Or right here in my neighborhood: we had a property that the City took over and is in the process of developing for middle income and low income families-- there is supposed to be something like 45 townhomes in this development. Well, it started out with a group of home of 1,100 square feet at about $100,000 per unit. However, these are now going to be offered for $175,000 for the smallest units! Who can afford them? Not a low income family; and probably not a middle income family either! That is what my 14,00 square foot 3 bedroom rambler on a large lot is worth according to the tax records right now!

    I really do believe that home ownership will clean up the inner cities and get rid of drug dealers, etc. There is something about homeownership that makes people take an interest and have pride in their neighborhoods. There is an area that I pass through on my way to work (at night) that Habitat for Humanity has worked on houses in, and it no longer feels as bad as it once did-- the streets are cleaner, the drug dealers and prostitutes are gone; and there is a sense of it being a neighborhood again. I do not begrudge the $$$ spent in that area one bit because the whole City has benefitted from this.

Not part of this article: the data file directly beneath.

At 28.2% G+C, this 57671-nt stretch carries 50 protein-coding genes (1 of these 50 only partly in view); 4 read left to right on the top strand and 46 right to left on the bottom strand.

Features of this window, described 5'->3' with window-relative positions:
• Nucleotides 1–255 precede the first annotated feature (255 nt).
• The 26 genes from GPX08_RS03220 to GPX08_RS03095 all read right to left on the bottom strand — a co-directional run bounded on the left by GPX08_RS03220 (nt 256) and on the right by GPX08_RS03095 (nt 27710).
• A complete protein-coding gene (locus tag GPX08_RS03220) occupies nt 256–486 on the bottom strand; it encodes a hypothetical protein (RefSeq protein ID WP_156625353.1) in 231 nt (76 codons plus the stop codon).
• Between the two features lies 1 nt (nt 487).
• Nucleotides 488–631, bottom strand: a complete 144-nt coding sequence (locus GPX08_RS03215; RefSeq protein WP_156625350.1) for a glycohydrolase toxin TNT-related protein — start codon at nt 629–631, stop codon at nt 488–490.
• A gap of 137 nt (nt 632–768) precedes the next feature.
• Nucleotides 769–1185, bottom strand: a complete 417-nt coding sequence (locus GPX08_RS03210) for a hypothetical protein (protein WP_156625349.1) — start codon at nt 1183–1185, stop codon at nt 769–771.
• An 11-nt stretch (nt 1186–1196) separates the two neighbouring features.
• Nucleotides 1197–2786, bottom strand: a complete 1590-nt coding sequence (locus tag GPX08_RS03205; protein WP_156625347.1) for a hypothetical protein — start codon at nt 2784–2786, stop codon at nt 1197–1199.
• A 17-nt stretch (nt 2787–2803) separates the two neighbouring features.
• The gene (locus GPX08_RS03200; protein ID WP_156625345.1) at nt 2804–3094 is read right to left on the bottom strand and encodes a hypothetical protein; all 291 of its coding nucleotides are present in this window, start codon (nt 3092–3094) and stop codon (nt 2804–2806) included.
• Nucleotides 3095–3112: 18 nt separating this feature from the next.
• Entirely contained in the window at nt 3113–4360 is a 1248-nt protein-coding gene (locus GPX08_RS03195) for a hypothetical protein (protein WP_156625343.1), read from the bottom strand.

Last edit by Jenny P on Jun 17, '02
  13. by   shay
    I would and have willingly support any charity organization that is NOT gov't funded, i.e., charter schools, faith-based private assistance funds/organizations, 'adopting' needy families through a church like Jenny P's, etc.. What I do NOT want to support is any gov't funded hand out that not only perpetuates the cycle by not creating any sysytem for showing accountability or improvement, but also seems to scream for MORE MONEY every darned year despite the failure of most programs.